Written by Jill Benson, vice president of a 100-year-old agriculture outfit in Modesto, the article said the initiative is "a risky, dangerous and costly measure -- because it threatens our food safety and public health by putting us at increased risk for Salmonella contamination and avian influenza (bird flu)."
With 85 days till the November election, cackling continues in the media over Proposition 2, the Prevention of Farm Animal Cruelty Act. The proposed law would bar veal crates, battery cages, sow gestation crates and any enclosure that prevents animals from turning around, standing up or spreading their wings.
Fresno Bee reporter Dennis Pollock called it a "study in cage fighting" when he reported on what he termed "dueling news releases."
In his column, Pollock wrote, "The headline on a release from the University of California: 'UC study: If passed, initiative likely to drive egg production out of state.' . . . the Humane...
A sprinkling of newspapers ran stories today based on the ANR press release distributed yesterday on the potential economic effects of passing Proposition 2. Voters will decide in November whether to approve the initiative, which would require egg producers to employ cage-free production practices.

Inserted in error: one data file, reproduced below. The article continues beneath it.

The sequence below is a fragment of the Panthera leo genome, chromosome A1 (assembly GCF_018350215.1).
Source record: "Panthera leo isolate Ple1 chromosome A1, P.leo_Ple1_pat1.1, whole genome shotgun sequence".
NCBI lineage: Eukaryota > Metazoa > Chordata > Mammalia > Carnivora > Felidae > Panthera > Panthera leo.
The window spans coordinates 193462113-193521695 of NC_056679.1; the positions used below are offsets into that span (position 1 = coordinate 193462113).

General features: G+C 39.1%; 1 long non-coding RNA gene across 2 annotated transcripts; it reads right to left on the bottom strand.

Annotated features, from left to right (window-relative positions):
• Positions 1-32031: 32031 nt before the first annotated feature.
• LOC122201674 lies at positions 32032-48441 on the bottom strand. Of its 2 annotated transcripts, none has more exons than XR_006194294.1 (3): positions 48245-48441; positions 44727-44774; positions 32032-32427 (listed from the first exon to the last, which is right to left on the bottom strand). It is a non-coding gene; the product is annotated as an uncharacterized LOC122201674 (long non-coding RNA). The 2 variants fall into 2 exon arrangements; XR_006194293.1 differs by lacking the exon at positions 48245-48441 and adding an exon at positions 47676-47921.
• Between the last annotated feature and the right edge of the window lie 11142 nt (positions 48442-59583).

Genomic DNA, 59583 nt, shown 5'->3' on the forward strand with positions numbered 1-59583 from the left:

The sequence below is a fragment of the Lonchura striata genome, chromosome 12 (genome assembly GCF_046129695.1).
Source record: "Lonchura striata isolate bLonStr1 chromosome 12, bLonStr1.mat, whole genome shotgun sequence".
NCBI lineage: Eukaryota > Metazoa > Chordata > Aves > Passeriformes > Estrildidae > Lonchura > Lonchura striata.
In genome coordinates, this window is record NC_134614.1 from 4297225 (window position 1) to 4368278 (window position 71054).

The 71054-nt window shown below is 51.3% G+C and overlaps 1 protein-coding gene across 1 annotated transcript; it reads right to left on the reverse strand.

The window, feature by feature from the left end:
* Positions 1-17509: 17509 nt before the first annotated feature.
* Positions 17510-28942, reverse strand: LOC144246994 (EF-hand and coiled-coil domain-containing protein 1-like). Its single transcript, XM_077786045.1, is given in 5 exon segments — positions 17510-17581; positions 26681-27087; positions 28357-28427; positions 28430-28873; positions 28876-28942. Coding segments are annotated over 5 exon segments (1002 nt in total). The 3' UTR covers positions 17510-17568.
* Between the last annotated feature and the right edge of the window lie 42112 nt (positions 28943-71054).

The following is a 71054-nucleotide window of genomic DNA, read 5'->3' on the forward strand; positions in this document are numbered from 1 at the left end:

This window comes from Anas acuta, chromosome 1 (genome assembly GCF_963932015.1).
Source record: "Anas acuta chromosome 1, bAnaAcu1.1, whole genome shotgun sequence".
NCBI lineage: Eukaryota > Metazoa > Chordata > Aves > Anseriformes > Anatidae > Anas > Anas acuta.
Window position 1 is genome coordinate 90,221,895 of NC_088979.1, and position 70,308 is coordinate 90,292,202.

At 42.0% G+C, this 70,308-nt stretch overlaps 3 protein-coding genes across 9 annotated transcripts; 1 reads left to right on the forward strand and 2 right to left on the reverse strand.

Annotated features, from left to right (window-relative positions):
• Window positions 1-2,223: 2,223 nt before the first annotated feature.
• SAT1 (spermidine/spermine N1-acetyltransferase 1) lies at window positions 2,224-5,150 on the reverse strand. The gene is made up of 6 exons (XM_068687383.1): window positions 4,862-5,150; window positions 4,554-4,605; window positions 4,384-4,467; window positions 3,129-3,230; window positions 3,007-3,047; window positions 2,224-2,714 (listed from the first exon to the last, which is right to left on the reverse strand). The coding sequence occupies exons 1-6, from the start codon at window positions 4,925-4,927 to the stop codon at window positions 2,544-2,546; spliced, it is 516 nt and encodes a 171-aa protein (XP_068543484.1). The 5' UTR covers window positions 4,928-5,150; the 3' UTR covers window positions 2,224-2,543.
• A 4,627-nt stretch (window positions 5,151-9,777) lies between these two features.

In addition to spreading news about the likely downfall of the California egg industry, the coverage revealed that there's something about eggs that begets puns.
The Sacramento Bee said the "November ballot measure meant to improve the lives of the state's laying hens...
The debate over Proposition 2 is beginning to heat up. The proposition, which will appear on the November ballot, was designed to regulate treatment of farm animals. So far, voters seem to be in favor of the idea. According to a story in today's San Jose Mercury-News, a field poll found that two-thirds of California voters will mark their ballots in favor of the initiative.
Among other things, Prop 2 would end the common practice of housing egg-laying hens in cages in California starting in 2015. A new study released today by the UC Agricultural Issues Center found that nearly all of the $330 million
Following a long holiday weekend, there are a few ANR news stories to catch up on:
Last week, the Sacramento Bee ran an article about a price increase for another food commodity: eggs. The story, written by Jim Downing, says wholesale egg prices have shot up 27 percent since mid-May.
The story quoted UC Davis Cooperative Extension specialist emeritus Don Bell. He told the reporter that a sizable shipment of eggs last month to Japan and Iraq apparently tightened domestic supplies, driving prices up.
The Sacramento Bee today ran a story about a side effect of this year's dry spring: numerous...